The Cost of a Water Bottle
by Jessie Smith, Greenheart Intern
A $1.50 doesn’t seem like much on a hot summer day. It’s just one water bottle. What harm could it do? Little do we realize that about 500 million other people in the US think the same way each week. That’s enough bottles to circle the globe five times! That $1.50 in reality, is contributing to a steadily growing problem: water overconsumption.
Each year, our water consumption continues to grow at a rate that threatens our water supply. Aquifers such as Ogallala Aquifer, the largest in North America, continue to pump water across the country at a rate that’s faster than can be replenished.
In the Northeastern Illinois region alone, it’s estimated that the water demand is to grow by 36%-64% from 2005-5050 if we continue current patterns of water usage.
One way that we can do this is by making sure that water infrastructure in our cities and towns are continuously maintained and upgraded to provide clean drinking water. For example, Chicago Metropolitan Agency for Planning’s (CMAP) The Water 2050: Northeastern Illinois Regional Water Supply/Demand Plan, estimates that water conservation efforts have the potential to save 270 million gallons of water a day, which would mean that we could reduce the projected increase in water demand from 2005-2050 by 71%.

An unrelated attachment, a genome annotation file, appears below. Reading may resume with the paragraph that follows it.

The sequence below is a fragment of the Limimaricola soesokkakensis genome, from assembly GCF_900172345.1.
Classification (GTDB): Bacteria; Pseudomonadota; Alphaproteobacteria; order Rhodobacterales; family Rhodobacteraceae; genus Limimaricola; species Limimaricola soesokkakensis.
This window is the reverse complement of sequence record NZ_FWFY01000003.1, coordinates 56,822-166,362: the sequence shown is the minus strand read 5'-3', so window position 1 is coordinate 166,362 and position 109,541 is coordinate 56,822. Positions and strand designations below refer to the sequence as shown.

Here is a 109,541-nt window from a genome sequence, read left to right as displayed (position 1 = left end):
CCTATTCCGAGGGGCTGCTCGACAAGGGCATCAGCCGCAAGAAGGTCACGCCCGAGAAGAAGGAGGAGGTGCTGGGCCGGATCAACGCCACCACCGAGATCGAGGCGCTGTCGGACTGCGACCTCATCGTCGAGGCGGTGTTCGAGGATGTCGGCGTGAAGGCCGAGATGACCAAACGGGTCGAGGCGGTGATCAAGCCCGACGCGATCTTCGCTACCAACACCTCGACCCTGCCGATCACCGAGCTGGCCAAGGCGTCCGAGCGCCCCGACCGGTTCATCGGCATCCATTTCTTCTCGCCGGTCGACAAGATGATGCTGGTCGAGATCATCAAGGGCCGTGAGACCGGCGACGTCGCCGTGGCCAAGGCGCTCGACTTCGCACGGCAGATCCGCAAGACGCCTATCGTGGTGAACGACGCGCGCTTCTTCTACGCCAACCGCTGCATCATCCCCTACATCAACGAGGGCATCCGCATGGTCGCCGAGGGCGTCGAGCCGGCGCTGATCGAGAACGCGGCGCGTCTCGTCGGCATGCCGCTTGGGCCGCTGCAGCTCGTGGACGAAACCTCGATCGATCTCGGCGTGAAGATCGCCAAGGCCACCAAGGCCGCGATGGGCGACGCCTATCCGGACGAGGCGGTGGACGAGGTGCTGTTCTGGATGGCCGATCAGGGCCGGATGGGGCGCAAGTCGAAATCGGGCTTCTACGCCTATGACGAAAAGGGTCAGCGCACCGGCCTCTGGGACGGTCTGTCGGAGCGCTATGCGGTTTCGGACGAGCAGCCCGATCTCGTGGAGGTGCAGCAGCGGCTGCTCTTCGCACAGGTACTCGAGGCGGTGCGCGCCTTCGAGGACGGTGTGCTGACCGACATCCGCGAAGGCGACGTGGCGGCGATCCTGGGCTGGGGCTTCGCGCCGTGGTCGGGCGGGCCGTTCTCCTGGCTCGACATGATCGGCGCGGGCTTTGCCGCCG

Unfortunately, just making sure our water infrastructure is up to date isn’t enough. Other issues, such as Endocrine Disrupting Chemicals (EDCs) and Pharmaceuticals and Personal Care Products (PPCPs) contaminate our water supplies. That’s why it’s important to take measures to help protect our Lake’s water supply. Properly disposing of old prescriptions rather than throwing them down the drain or toilet can help reduce contaminants.
Using more efficient plumbing fixtures, such as showerheads, toilets, faucets, and washing machines can help reduce your water consumption. Even changing your gardening practices such as when you water your lawn and what plants you plant can help.
And that $1.50 bottle of water? It not only costs more than 2000 times more than tap water, ounce per ounce, but in reality, it’s really nothing more than filtered tap water. Tap water can provide the same, if not better quality water than bottled water.
So next time you go out for a jog on a hot summer day, keep the impact of that $1.50 in mind and turn to a more sustainable option.